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Ways to set the stage to encourage a strong mobile workforce

When you think of the word mobile, what comes to mind? A laptop? A smartphone? An iPad? All of these devices are options to help improve your mobile workforce -- however,

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being mobile involves a lot more than the device you choose to use. Back-end services need to be in place to support mobile workforce efforts. After all, if an organization has not rolled out mobile-friendly services, the device doesn't matter much.


Scott Lowe

As CIO of Westminster College, I'm working on ways to enhance mobility and to enable anytime, anywhere, any-device computing -- at least as much as we can.

As I mentioned, mobility includes the full spectrum of mobile devices, services and policies surrounding the use of institutional services and data. As we continue the ever-present IT upgrade cycle, we sometimes prioritize those functions that can have a positive impact on mobility, particularly if those efforts mean better outreach to our faculty, staff and students.

Here is our implementation roadmap, outlining some key changes we're making at Westminster College to set the stage for a mobile workforce:

Exchange Server 2010

Within a few weeks, we'll have migrated from Exchange Server 2007 to Exchange Server 2010. Although there are a lot of reasons for this transition, we were drawn to the Exchange Server 2010 Outlook Web App support for browsers other than Internet Explorer. As an academic institution, we support a wide range of devices that we don't necessarily control. Providing our user base with services that we are able to support, and those that are as device/browser agnostic as possible, is becoming increasingly important to us.

Under Exchange, we also support the use of ActiveSync-based devices. Although we do not currently support BlackBerry-based devices, our primary demand has revolved around the use of the iPhone and Windows Mobile-based devices, and both work extremely well with Exchange.

SharePoint 2010

We're moving steadily deeper into SharePoint, using it for our front-end website and all of our workflow-based business processes. As a key application for us, there are a number of ways that we're working to extend our use of SharePoint to enhance our mobile workforce efforts.

First, by moving from our existing SharePoint 2007-based implementation to SharePoint 2010, we unlock additional browser support -- SharePoint 2010 extends SharePoint's browser support to include both Firefox and Safari. Of course, there are other system limitations that prevent 100% compatibility; Microsoft is very up front about this fact and provides complete documentation on what to expect from 64-bit and non-IE browsers.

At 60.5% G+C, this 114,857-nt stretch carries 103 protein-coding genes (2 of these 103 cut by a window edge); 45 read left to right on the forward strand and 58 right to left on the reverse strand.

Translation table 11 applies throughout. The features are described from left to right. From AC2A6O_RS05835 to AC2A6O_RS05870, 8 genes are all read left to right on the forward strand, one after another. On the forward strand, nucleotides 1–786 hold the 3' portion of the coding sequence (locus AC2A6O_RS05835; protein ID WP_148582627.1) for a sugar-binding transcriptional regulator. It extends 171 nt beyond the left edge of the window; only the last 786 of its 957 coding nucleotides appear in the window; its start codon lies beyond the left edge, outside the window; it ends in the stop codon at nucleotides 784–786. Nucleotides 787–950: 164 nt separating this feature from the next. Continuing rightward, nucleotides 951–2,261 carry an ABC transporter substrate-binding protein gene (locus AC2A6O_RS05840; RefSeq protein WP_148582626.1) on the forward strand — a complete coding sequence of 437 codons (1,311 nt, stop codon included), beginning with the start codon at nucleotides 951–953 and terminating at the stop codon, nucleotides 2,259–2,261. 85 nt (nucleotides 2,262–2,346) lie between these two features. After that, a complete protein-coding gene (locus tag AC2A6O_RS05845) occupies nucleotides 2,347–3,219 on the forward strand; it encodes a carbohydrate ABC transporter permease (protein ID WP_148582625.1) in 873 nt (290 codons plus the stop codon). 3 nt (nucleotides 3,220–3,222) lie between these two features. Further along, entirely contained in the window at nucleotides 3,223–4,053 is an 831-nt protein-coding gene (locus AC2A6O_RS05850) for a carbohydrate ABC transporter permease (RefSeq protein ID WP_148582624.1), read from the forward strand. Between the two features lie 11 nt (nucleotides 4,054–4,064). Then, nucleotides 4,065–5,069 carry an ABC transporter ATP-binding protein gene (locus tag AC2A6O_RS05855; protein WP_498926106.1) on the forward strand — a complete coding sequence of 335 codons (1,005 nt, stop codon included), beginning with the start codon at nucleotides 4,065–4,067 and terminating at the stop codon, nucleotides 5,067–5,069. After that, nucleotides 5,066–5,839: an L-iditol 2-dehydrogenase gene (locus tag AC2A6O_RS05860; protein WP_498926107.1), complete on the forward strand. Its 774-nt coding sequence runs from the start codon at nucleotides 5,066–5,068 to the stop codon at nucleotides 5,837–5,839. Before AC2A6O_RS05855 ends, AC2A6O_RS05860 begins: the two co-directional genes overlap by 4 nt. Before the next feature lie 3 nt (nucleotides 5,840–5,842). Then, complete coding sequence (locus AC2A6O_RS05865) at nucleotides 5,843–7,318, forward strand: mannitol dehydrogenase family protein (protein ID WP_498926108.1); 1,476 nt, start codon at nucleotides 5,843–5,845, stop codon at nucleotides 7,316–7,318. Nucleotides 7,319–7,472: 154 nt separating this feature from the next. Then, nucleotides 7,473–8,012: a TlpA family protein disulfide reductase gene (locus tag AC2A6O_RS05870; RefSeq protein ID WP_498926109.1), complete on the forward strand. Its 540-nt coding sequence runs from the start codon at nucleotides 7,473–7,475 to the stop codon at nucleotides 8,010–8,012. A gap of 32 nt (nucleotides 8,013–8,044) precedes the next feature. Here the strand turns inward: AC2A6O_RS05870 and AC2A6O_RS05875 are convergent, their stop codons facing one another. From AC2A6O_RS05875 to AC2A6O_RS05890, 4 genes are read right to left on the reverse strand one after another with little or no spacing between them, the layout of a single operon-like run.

Next, as we look to our legacy services, such as our existing unstructured file services, we're eyeing SharePoint as a way to provide some structure for our files and folders. Beyond adding powerful indexing capability, migrating to a SharePoint-based structured document/file management system will enable full access to critical information anytime, anywhere. Microsoft has even extended the Office platform to use SharePoint as if it were a file system, making SharePoint an obvious choice when it comes to document storage and accessibility.

Virtual desktops

Sometimes, it's not enough to simply provide access to files, email and other sources of information. There comes a time when users require a complete computing environment, whether it's a full PC at the office, a terminal, an iPad or even a mobile phone. It's easy today to consume a full desktop experience from just about anywhere and with just about any device for which there is a suitable client.

We need full access to all services, anytime and from anywhere, but we also want to simplify the desktop environment. Enter virtual desktop infrastructure (VDI).

With VDI, we'll be able to provide our complete user base a full computing experience accessible anytime, anywhere, with access to most of the same software titles currently found in our on campus computer labs. For employees, we can replace their existing physical desktops with terminals that attach to a VDI session and enable them to work from anywhere, opening up the possibility for easy-to-implement work-from-home applications.

Although Westminster College is a small institution, we're working hard to make mobility and ubiquity the order of the day. There are still some processes and issues we are working through (including how to keep our mobile environment as secure as possible), but we're confident that our current plans will help us build the base for a strong mobile workforce.

Scott Lowe is CIO of Westminster College in Fulton, Mo. Write to him at editor@searchcio-midmarket.com or tt@slowe.com.

This was first published in August 2010

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